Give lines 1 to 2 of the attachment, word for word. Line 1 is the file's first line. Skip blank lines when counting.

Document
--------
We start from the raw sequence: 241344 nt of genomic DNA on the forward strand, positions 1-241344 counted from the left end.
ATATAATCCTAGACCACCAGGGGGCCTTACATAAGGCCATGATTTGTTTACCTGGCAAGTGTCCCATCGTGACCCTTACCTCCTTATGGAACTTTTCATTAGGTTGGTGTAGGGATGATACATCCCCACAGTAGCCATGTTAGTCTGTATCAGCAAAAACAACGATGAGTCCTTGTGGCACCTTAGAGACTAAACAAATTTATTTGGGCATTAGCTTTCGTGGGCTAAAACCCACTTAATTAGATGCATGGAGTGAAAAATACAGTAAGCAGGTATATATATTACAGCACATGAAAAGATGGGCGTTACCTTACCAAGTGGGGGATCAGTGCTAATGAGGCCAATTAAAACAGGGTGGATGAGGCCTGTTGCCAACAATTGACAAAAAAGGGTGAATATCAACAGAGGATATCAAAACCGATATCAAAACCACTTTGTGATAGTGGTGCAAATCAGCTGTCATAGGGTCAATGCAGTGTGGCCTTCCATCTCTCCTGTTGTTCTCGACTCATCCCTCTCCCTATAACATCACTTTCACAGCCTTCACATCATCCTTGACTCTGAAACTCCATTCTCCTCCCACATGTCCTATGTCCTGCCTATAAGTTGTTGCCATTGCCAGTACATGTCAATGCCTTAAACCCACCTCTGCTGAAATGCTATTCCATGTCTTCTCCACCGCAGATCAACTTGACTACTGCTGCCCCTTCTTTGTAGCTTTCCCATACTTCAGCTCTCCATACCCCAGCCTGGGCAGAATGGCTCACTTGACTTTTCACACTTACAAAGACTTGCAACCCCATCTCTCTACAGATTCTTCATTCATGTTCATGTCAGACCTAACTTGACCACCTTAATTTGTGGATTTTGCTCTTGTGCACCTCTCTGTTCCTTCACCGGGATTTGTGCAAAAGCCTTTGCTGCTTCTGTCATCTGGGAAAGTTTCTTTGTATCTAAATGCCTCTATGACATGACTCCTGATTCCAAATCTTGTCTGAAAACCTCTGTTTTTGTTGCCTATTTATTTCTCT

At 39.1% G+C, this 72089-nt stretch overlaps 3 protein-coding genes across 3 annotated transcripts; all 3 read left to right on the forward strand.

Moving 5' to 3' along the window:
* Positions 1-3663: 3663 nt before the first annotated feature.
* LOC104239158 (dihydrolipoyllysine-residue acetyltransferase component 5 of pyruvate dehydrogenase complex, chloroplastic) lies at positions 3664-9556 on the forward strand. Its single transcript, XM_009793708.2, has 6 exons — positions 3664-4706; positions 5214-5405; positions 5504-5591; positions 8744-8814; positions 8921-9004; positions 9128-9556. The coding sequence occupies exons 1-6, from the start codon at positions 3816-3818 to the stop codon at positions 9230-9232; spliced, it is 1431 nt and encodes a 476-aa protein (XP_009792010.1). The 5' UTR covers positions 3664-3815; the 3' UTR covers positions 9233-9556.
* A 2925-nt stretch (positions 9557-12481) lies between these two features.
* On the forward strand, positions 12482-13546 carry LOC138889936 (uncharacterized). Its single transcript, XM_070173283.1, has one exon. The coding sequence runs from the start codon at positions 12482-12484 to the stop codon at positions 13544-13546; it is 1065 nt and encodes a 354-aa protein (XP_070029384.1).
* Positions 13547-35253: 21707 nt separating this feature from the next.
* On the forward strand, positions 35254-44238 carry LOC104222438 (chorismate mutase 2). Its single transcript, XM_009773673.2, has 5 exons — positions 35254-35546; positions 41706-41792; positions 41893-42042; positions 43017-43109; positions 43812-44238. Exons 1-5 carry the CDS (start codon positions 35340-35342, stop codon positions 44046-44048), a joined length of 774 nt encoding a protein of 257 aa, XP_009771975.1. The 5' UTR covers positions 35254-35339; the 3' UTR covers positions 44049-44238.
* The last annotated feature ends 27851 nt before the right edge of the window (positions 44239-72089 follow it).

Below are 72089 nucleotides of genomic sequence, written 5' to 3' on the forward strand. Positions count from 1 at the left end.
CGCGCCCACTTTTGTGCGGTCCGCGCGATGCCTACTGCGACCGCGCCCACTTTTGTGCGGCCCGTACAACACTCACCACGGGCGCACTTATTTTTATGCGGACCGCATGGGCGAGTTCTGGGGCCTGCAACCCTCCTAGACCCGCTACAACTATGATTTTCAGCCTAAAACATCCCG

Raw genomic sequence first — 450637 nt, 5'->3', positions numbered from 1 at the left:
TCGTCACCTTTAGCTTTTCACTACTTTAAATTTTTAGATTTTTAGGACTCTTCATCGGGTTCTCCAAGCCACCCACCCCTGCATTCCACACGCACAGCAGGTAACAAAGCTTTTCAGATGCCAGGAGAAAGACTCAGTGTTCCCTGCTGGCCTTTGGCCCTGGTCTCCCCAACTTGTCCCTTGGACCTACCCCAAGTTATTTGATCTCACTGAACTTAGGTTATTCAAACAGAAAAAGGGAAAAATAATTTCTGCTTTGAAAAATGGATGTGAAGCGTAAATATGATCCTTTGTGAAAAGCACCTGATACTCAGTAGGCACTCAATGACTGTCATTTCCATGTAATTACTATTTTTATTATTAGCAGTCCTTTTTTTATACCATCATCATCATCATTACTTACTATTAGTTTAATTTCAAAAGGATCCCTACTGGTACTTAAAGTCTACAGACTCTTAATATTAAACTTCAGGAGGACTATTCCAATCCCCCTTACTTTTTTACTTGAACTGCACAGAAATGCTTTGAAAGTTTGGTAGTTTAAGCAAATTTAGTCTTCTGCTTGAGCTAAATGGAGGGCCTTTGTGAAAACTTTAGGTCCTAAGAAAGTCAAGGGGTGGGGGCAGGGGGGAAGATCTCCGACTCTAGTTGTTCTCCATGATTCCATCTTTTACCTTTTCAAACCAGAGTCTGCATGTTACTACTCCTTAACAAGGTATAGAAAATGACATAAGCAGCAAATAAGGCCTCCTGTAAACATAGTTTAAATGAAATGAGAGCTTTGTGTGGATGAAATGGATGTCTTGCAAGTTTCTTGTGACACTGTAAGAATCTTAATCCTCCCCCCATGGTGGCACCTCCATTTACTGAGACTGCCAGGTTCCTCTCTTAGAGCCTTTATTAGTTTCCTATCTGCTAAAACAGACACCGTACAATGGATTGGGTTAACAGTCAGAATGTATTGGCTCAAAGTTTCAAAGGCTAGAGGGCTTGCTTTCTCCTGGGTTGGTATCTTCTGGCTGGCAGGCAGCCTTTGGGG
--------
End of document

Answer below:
We start from the raw sequence: 241344 nt of genomic DNA on the forward strand, positions 1-241344 counted from the left end.
ATATAATCCTAGACCACCAGGGGGCCTTACATAAGGCCATGATTTGTTTACCTGGCAAGTGTCCCATCGTGACCCTTACCTCCTTATGGAACTTTTCATTAGGTTGGTGTAGGGATGATACATCCCCACAGTAGCCATGTTAGTCTGTATCAGCAAAAACAACGATGAGTCCTTGTGGCACCTTAGAGACTAAACAAATTTATTTGGGCATTAGCTTTCGTGGGCTAAAACCCACTTAATTAGATGCATGGAGTGAAAAATACAGTAAGCAGGTATATATATTACAGCACATGAAAAGATGGGCGTTACCTTACCAAGTGGGGGATCAGTGCTAATGAGGCCAATTAAAACAGGGTGGATGAGGCCTGTTGCCAACAATTGACAAAAAAGGGTGAATATCAACAGAGGATATCAAAACCGATATCAAAACCACTTTGTGATAGTGGTGCAAATCAGCTGTCATAGGGTCAATGCAGTGTGGCCTTCCATCTCTCCTGTTGTTCTCGACTCATCCCTCTCCCTATAACATCACTTTCACAGCCTTCACATCATCCTTGACTCTGAAACTCCATTCTCCTCCCACATGTCCTATGTCCTGCCTATAAGTTGTTGCCATTGCCAGTACATGTCAATGCCTTAAACCCACCTCTGCTGAAATGCTATTCCATGTCTTCTCCACCGCAGATCAACTTGACTACTGCTGCCCCTTCTTTGTAGCTTTCCCATACTTCAGCTCTCCATACCCCAGCCTGGGCAGAATGGCTCACTTGACTTTTCACACTTACAAAGACTTGCAACCCCATCTCTCTACAGATTCTTCATTCATGTTCATGTCAGACCTAACTTGACCACCTTAATTTGTGGATTTTGCTCTTGTGCACCTCTCTGTTCCTTCACCGGGATTTGTGCAAAAGCCTTTGCTGCTTCTGTCATCTGGGAAAGTTTCTTTGTATCTAAATGCCTCTATGACATGACTCCTGATTCCAAATCTTGTCTGAAAACCTCTGTTTTTGTTGCCTATTTATTTCTCT